Batman v Superman lives up to the hype

(CC BY 2.0 by televisione)

Latest DC superhero flick is entertaining, but far from perfect

Batman v Superman: Dawn of Justice (BvS) was one of the most hyped up movies of the year and rightfully so. It’s the first time we see the Man of Steel and Dark Knight on the big screen together and it serves as the ignition to the Warner Bros. DC cinematic universe. But does it deliver? In short, yes.

I tried my best to go in blind as a bat with this film. That is, I tried my hardest to avoid reading reviews that could possibly influence my feelings going in.

BvS takes place 18 months after the events of Man of Steel where we saw Superman and General Zod duking it out, destroying much of Metropolis in the process. BvS does a great job of addressing this destruction throughout the film as we see Superman face issues of morality and how the world views a being as powerful as him.

Batman sees a problem with Superman having so much power and no one keeping him in check. Superman has an issue with the way Batman handles criminals in Gotham City. Why can’t they just talk it out?

The Good
Ben Affleck, who plays Batman, gives a great performance. Warner Bros. was definitely shooting for the Robert Downey Jr. type of casting when they cast Affleck to be a part of their version of The Avengers, the Justice League. Affleck stole the scene in every one he was in. He’s the embodiment of what Bruce Wayne should be, a stoic and intelligent man who’s been through a lot, starting with the death of his parents. There’s a scene toward the end of the movie that is, by far, the best scene I’ve seen from a Batman on screen.

The film’s main villain is CEO millionaire Lex Luthor, played by Jesse Eisenberg. This was a casting that got a lot of flak when it was announced. Readers of the source comics or cartoons will notice that Eisenberg’s Luthor isn’t what you would expect. This rendition shows signs of Heath Ledger’s Joker mixed with the same kind of awkward performance we see from Eisenberg in his other movies. With that said, Eisenberg, like Affleck, stole every scene he was in. His character makes you want to listen to every word he says, yet he makes you feel uncomfortable at the same time. He’s evil and has a master plan, yet he’s still timid. I might go out on a limb and say he had the best performance in the film.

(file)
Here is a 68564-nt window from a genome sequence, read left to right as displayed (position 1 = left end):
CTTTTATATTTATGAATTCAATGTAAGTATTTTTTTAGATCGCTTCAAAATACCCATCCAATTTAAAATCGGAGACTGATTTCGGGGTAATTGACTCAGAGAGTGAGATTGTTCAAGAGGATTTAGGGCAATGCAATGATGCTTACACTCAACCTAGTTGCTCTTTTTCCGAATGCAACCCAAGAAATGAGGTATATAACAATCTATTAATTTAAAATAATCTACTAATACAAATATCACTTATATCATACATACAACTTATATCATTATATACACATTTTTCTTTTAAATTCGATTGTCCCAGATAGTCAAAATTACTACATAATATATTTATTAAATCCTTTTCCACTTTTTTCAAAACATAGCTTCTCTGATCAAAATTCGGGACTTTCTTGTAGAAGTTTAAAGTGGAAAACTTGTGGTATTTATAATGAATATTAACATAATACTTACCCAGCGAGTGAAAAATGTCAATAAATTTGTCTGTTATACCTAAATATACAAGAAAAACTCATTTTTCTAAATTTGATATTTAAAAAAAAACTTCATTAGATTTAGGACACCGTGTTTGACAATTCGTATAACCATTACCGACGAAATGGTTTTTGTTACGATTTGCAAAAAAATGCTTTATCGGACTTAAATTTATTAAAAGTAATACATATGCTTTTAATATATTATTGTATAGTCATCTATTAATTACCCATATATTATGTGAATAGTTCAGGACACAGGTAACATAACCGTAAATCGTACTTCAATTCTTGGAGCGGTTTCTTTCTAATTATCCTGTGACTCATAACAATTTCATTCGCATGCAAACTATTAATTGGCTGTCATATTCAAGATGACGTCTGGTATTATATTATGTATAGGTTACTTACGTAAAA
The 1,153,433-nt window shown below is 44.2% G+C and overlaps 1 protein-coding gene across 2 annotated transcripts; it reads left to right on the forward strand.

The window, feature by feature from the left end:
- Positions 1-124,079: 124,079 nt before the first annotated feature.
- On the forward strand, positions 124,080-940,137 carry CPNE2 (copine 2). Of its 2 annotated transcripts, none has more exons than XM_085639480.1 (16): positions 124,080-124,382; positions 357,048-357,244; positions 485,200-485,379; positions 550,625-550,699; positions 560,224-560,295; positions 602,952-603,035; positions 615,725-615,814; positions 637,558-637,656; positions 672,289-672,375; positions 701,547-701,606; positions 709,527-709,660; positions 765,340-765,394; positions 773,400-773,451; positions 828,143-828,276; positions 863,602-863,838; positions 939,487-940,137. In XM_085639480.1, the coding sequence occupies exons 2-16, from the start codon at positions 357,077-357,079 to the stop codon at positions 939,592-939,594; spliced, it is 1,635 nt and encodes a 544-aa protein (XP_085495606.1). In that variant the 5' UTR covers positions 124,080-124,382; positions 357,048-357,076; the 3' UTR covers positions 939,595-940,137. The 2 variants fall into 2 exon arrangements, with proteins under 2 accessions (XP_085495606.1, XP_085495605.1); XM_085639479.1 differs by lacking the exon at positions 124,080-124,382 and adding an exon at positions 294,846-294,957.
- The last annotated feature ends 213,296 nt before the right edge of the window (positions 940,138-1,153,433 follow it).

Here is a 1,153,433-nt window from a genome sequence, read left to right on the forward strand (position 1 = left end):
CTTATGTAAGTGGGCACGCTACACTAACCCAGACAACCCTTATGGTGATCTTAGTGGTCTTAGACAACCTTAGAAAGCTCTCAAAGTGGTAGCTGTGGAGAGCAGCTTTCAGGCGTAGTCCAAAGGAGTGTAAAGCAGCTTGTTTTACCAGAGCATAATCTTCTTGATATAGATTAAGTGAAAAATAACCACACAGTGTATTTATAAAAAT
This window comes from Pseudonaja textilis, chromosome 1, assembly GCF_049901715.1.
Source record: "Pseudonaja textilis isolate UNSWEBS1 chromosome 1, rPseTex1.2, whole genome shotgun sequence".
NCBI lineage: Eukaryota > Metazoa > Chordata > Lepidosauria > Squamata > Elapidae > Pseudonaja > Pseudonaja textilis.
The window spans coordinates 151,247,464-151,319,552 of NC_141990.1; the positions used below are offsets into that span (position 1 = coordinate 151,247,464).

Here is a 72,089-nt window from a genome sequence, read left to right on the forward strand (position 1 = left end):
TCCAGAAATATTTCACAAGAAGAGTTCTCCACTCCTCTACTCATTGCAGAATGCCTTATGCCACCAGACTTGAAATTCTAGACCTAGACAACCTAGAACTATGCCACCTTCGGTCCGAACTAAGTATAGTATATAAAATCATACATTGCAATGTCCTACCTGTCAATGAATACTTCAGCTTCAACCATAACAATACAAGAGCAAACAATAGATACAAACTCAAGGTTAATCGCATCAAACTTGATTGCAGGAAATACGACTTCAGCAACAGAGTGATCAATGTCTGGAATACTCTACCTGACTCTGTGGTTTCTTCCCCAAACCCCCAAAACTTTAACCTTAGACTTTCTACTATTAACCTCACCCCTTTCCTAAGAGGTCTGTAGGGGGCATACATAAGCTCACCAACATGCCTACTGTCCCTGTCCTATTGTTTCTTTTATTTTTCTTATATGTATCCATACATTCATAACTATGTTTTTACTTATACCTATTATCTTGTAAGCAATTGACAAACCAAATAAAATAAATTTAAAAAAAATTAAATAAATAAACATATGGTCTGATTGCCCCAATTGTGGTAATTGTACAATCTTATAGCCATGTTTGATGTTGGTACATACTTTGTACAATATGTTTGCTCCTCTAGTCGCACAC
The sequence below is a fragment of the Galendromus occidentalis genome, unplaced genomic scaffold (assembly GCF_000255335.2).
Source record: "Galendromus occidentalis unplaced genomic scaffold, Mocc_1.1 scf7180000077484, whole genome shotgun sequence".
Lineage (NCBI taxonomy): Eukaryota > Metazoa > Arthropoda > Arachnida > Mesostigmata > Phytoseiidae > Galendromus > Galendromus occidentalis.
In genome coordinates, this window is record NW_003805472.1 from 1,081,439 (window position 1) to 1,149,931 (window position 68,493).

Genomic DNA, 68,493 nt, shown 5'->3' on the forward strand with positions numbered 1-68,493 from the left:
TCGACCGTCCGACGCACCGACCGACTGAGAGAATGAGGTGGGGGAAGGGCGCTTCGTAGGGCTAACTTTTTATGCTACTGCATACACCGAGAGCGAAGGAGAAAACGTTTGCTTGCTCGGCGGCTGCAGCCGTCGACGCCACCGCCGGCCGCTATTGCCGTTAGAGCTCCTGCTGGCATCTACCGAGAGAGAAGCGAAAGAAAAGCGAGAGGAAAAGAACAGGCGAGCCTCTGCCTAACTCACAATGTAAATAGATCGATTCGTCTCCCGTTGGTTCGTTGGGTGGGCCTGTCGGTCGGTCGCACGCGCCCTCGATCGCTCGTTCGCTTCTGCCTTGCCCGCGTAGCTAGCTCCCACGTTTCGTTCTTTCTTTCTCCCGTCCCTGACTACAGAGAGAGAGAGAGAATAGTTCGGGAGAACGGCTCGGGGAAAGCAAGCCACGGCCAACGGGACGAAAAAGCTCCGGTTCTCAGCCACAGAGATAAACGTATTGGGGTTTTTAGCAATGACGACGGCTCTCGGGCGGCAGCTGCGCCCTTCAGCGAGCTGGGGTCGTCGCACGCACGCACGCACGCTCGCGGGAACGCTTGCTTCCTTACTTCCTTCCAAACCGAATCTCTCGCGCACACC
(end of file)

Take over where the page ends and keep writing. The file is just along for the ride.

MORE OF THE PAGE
Let’s talk about the score. Hans Zimmer is on point once again in BvS. The Dark Knight trilogy composer and Junkie XL deliver some beautiful pieces during emotional scenes and intense ones during fight scenes. Lex Luthor’s theme is one of my favorites and of course, Superman’s theme always gets me.

Wonder Woman. We’ve known for a while that she was going to be in the film and the trailers even let us know where she would show up. Gal Gadot delivered a strong and fierce Wonder Woman, a kind of character we unfortunately rarely see from a female superhero on the big screen. She had very few lines but we still learned so much about her.

Without spoiling anything, I want to say that BvS has a very bold ending. It has a type of ending that we haven’t seen in any superhero film up to this point and I really respected it. It had a rightful place in the flow of the movie.

The Bad
The pacing is a little sketchy from time to time, but that’s to be expected in a film that focuses on two different superheroes and their individual stories. There are some points in BvS when you aren’t sure what’s going in the beginning of a scene because of how the previous scene ended. We don’t have time to process one scene because of how abrupt the scene editing is.

The marketing hurt this film, the trailers in particular. If you’ve seen the trailers, you’ve seen 99 percent of the major scenes in the film. The big reveal we see during the last fight scene wasn’t very surprising because we had already seen it in the trailers. The villain we see in the last fight scene, also advertised in the trailers, takes away from the conflict the title of the film suggests. If you haven’t seen the trailers, keep it that way.

BvS was very much a setup for the Justice League and the rest of DC’s cinematic universe. Some elements and scenes from the film felt forced in because of this. This took away from a conflict and story between two superheroes that didn’t feel all that conflicting.

Final Verdict
Batman v Superman: Dawn of Justice is a blockbuster. It was made purely for entertainment purposes and it delivers on this. Don’t go to see it expecting “Oscar quality.” Instead, expect some great action, a solid score, and astounding performances from Affleck and Eisenberg.

Gabe Hewitt

Gabe is a junior mass media student at MSU. He's usually up for anything. You can find him on Twitter (@gabehewitt) or you can email him at gabriel.hewitt@mnsu.edu.

Leave a Reply

This site uses Akismet to reduce spam. Learn how your comment data is processed.